Have you ever gotten back a critique from a reviewer in which it appears that the reviewer never read the application? Everybody has. The above writing style is one technique that you can use to increase the chances that the reviewers will indeed get your point and understand it.

Use this technique to your advantage.

For more specific and additional information on this topic, click on this link: High Level SBIR/STTR Grant Writing Techniques.

If you have any questions, please feel free to contact me or go to SBIR-STTRgrantshelp.com.



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Techniques in Writing II 
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IMPORTANT ASPECTS OF WRITING A PROPOSAL II

One of the key factors in getting your proposal funded is selling your idea to the reviewers. So, how do you sell your idea? There are many techniques for doing this.

Another important technique is to always control the reviewers’ thought process in terms of where their mind will wander as they read your application.

As the reviewers read your application, their minds will start to ask questions. You must learn to anticipate these questions and answer them immediately in your writing. If you do not answer them immediately (or say where in the application the answer can be found), then one of two bad things can happen or one of two good things can happen.

For the good, a reviewer might forget the question and move on or the reviewer might figure out the correct answer, thus no problem.

However, why take that chance in a proposal?

When writing a proposal, take steps to reduce the risk of failure and increase the probability of success.

Here are two bad things that can happen when you let the reviewers' minds wander:

First and worst, they will come up with the wrong answer to the question that was left hanging. You do not want this to happen.

Second, a feeling of incompleteness in the application will set in, even if the question is addressed later. Do not expect the reviewer to put in the effort to keep everything straight. That is your job as the applicant. The reviewer has a lot of applications to go over and does it in a short period of time, so make the proposal as easy and thought free to read as possible.

Use this technique to your advantage.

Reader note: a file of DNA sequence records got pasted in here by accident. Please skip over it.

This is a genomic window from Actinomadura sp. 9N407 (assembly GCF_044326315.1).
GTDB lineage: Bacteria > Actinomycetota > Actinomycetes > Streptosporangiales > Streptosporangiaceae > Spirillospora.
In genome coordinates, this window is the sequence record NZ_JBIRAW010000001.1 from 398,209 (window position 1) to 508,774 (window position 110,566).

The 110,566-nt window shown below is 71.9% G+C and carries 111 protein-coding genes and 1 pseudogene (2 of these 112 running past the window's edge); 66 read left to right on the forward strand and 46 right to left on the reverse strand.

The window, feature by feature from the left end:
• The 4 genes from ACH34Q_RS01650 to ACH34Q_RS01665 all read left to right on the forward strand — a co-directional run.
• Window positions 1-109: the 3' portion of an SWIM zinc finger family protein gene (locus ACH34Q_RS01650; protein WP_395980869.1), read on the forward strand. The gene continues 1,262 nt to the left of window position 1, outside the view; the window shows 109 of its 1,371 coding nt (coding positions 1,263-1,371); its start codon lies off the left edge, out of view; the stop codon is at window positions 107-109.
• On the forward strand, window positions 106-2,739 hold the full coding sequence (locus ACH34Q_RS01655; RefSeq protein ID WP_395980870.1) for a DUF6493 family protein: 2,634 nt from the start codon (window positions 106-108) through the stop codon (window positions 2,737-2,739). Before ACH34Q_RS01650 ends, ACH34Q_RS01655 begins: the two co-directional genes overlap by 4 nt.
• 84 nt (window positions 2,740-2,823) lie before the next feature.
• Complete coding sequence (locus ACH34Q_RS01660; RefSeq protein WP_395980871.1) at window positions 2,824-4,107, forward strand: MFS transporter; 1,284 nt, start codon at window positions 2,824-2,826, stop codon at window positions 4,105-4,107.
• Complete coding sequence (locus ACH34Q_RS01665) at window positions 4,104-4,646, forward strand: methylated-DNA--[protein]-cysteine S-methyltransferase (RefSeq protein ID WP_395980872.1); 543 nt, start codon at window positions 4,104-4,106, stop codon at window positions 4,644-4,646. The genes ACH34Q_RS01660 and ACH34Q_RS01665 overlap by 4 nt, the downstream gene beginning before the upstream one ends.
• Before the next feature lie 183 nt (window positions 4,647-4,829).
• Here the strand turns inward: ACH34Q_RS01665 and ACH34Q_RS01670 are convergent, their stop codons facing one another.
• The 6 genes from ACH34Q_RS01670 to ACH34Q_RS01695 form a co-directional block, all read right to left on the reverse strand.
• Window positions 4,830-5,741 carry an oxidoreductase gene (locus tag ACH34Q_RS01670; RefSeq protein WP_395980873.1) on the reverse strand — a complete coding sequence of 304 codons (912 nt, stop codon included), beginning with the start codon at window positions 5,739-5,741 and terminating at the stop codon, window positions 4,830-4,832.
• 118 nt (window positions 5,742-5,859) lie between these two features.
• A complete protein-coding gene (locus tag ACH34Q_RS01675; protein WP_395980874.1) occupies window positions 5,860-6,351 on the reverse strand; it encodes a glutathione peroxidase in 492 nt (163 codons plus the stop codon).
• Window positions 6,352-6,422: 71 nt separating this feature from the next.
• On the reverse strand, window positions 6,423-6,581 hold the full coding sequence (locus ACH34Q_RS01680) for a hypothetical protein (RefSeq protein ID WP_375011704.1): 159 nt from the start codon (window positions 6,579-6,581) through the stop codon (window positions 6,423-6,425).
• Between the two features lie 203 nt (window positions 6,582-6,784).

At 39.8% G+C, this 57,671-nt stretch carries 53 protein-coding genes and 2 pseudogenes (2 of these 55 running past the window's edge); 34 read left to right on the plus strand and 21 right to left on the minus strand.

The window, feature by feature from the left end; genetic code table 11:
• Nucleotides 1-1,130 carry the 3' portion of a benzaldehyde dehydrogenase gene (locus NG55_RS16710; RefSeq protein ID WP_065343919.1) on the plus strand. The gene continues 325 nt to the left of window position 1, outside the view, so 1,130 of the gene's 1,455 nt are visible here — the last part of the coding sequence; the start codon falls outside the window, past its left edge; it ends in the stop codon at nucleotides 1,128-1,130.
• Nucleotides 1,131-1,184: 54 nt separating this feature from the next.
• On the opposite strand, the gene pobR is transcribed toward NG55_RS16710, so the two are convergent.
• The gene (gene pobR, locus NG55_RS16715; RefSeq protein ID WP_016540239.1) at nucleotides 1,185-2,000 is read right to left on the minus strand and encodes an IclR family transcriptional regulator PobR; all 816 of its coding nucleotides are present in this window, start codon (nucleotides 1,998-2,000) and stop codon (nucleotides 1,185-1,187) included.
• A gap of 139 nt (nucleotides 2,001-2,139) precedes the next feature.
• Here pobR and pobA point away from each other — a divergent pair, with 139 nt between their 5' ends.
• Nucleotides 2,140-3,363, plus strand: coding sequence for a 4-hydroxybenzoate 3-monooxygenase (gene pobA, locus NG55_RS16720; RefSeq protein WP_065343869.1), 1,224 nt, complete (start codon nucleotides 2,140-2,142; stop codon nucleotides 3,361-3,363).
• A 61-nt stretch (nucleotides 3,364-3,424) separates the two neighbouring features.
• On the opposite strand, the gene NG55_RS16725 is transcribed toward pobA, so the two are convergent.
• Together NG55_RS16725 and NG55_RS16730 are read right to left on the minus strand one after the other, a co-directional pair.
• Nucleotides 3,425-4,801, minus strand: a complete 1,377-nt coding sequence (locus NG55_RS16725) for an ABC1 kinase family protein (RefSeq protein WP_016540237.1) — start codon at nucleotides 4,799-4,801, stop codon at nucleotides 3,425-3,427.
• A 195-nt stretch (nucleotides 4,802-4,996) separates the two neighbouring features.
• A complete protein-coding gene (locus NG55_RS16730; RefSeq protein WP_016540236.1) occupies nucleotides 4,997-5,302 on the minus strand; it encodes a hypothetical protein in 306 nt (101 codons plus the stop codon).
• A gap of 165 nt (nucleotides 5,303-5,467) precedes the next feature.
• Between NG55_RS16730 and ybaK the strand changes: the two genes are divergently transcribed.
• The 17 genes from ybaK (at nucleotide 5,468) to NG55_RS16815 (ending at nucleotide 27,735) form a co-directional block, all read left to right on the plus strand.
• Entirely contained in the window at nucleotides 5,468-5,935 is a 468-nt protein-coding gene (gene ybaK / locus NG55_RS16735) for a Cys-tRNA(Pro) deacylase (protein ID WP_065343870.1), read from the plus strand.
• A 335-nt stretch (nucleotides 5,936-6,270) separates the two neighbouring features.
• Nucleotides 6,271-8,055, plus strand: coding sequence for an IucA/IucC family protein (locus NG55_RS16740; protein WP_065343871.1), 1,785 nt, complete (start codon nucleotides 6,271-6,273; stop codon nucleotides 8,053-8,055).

For more specific and additional information on this topic, click on this link: High Level SBIR/STTR Grant Writing Techniques.

If you have any questions, please feel free to contact me or go to SBIR-STTRgrantshelp.com.



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Techniques for Writing I 
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IMPORTANT ASPECTS OF WRITING A PROPOSAL

One of the key factors in getting your proposal funded is selling your idea to the reviewers. So, how do you sell your idea? There are many techniques for doing this.

One important technique is to gain the reviewers' trust. Do not upset their comfort level. To accomplish this, you must know your field and repeat the field dogma. Do not challenge the current dogma in the background section. SBIR grant applications that will change the current paradigm are few, so you really do not have to worry about this. Do not try to position your application to appear as if it does change the current paradigm unless it actually does, which is very rare.

Almost always, your idea will extend the current paradigm. Put your idea in this context. That way the reviewers will feel that they trust your judgment. They have seen that you understand what they understand and they can see the logical extension. Now you have their trust and they will be more likely to give you the benefit of the doubt in other areas of the application. In fact, they will want to give you a good score because they trust you and feel comfortable with your proposal, so they will be willing to overlook other areas of weakness.